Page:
The ‘healthy’ fruit snacks with as much sugar as sweets and fizzy drinks

January 28, 2019 Published by

By Anna Taylor & Claire Gillies

Shockingly there is now at least one child in every year six classroom classified as severely obese, the highest level of obesity on the scale. 

Today’s children are eating high amounts of sugar – three times the recommended daily amount in fact – with half of it coming from unhealthy snacks and sugary drinks that have limited nutritional value to boot.

But even parents who are trying to make healthier choices for their children are being misled, by high sugar foods claiming to be healthy.


Fresh fruit vs. processed fruit

As a guide, children’s recommended daily allowance is: 

Recommended Daily Allowance of Sugar for Children

(4-6 yrs = 5 tsp,  7-10 yrs = 6 tsp, 11+ = 7 tsp. Each teaspoon is equivalent to approximately 4g of sugar. Correct as of 29th January 2019)

The confusion around sugar comes from two things; clever marketing (it has the word ‘fruit’ in, it must be healthy!) and a misunderstanding of free sugars

“The sugars found in fruit, vegetables and milk don’t seem to have a negative effect on our health, and they come with extra nutrients, such as fibre. But when fruit is turned into fruit juice, the sugars come out of their cells and become free sugars.” British Heart Foundation 

The sugar in fresh fruit is digested slower than free sugars, so you don’t get that sugar spike. Fresh fruit also contains lots of nutrients and fibre, so has a lot more filling power than processed fruit.

For example, you could drink a glass of orange juice in one sitting, but probably wouldn’t make your way through four whole oranges at once. Similarly, dried fruits such as raisins are less filling than their fresh counterparts, so they are easier to over-eat.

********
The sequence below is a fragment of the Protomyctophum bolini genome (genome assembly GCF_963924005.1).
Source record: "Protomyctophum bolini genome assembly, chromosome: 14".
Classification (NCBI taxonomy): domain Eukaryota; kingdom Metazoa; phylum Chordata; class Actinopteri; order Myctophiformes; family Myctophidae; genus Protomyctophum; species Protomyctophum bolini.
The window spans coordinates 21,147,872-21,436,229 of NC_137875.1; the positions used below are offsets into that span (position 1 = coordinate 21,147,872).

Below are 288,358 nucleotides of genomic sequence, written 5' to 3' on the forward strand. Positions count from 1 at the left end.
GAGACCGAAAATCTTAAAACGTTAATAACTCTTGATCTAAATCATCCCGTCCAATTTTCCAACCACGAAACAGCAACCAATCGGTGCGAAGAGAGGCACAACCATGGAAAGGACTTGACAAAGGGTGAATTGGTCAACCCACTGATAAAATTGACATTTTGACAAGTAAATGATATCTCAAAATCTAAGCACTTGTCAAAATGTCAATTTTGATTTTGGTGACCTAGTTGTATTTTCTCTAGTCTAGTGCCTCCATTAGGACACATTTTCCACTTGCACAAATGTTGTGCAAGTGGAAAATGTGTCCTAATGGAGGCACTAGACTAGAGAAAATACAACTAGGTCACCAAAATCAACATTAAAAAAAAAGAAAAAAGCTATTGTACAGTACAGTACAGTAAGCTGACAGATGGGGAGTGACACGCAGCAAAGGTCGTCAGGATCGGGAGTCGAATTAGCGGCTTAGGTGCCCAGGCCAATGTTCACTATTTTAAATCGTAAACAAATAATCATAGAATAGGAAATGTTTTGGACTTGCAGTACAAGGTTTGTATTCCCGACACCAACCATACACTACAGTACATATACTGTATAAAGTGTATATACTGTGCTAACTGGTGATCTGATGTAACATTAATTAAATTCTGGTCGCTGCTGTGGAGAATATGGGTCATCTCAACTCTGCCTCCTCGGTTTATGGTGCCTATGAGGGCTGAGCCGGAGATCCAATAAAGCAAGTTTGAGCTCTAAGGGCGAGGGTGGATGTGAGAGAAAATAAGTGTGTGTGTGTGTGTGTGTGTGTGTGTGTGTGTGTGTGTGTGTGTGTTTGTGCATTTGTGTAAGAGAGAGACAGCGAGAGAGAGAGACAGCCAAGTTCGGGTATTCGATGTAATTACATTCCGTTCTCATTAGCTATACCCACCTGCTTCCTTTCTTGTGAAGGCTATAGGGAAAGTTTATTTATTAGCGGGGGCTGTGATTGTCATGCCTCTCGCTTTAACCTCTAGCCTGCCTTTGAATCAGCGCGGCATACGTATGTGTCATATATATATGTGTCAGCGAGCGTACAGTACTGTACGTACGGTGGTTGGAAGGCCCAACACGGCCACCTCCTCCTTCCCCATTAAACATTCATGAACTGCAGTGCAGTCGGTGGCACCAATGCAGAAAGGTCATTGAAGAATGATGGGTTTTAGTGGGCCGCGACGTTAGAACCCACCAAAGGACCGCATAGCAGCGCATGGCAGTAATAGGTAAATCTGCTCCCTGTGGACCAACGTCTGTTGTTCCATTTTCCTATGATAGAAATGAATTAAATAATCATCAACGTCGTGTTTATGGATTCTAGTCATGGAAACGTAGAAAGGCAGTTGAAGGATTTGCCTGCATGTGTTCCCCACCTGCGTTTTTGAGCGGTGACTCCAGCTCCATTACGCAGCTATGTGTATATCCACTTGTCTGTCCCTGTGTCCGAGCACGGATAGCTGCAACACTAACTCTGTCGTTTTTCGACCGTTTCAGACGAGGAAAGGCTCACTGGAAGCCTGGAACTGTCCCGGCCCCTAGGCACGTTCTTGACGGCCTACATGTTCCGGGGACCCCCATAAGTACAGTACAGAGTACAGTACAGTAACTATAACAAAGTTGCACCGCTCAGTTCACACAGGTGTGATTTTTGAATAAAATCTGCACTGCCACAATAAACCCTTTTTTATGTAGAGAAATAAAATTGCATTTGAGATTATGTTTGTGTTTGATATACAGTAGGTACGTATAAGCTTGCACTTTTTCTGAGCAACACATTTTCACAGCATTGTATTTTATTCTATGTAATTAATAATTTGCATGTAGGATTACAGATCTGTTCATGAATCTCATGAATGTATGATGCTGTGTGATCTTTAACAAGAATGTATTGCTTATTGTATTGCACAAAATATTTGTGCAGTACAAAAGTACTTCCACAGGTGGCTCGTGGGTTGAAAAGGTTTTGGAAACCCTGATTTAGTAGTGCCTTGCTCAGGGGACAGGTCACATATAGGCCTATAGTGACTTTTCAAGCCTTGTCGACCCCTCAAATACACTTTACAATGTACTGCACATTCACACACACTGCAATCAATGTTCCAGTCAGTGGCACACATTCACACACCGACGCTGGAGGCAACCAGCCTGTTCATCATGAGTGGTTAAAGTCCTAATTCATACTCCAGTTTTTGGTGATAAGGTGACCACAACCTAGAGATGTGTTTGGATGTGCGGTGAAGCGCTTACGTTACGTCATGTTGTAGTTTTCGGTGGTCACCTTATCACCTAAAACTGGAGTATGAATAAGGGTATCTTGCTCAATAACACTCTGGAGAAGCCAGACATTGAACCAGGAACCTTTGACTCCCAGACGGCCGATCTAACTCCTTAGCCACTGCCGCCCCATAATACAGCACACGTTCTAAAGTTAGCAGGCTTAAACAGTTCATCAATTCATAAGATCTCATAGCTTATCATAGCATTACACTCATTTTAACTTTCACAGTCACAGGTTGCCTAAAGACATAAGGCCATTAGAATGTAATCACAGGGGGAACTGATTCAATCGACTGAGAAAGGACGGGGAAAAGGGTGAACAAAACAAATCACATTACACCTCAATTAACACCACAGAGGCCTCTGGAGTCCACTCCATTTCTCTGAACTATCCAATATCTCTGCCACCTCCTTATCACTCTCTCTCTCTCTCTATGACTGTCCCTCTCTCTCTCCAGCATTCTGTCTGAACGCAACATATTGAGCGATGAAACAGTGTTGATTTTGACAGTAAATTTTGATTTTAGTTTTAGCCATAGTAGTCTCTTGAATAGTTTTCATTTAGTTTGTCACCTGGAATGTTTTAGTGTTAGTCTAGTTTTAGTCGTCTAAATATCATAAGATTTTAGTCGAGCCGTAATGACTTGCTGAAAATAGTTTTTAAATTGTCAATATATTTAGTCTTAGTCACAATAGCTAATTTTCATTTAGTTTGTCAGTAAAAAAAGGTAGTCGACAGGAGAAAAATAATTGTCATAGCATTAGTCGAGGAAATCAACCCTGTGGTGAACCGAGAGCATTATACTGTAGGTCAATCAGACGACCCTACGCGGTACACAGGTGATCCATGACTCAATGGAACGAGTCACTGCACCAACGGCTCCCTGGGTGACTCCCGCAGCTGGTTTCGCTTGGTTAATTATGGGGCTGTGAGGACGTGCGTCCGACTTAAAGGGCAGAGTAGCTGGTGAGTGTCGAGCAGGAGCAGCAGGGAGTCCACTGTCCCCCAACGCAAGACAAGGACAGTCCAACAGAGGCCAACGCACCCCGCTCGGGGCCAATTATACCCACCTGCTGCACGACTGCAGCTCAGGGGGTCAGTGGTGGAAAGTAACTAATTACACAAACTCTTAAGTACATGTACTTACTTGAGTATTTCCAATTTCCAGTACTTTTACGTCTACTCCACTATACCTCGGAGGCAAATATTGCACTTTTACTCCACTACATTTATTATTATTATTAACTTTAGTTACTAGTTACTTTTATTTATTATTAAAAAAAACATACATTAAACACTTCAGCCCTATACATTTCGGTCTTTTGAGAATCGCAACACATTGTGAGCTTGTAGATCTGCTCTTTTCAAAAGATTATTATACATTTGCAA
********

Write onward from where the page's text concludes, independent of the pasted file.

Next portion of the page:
So while snacks that make the claim of…

“No added sugar”

“No junk promise”

“Made with real fruit”

“1 of your 5 a day”

“100% pure fruit”

…might be telling the truth, they’re also neglecting to mention the sheer amount of free sugars present in the end product that we’re giving to our children.


 (Each teaspoon is equivalent to 4g of sugar. Correct as of 29th January 2019). Fruit smoothie (250ml, 28g sugar) = Bottle of Cola (250ml, 26.5g sugar). Snack-size bag of yoghurt coated raisins (25g bag, 16g sugar) =  Two snack-size bags of gummy sweets (32g sweets, 15g sugar). A two-pack of Fruit rolls as sold (8g sugar) = Four iced biscuits (6.8g sugar).


For example, you might be surprised to find there is as much sugar in one of the leading smoothie brands, per millilitre, as you’ll find in a fizzy drink.

Yoghurt covered fruit has twice the sugar of a small bag of gummy sweets, while one small fruit roll (half a pack as sold) has more sugar than two iced biscuits.

“Fruit juice isn’t the same as intact fruit and it has got as much sugar as many classical sugar drinks. It’s also absorbed very fast so by the time it gets to your stomach your body doesn’t know whether it’s Coca-Cola or orange juice, frankly.” Professor Susan Jebb, head of the diet and obesity research group at Cambridge University


What is the government doing about it?

The government has started to stand up and take notice of the high-sugar foods on our shelves, which should make it easier for parents to make healthy choices for their family.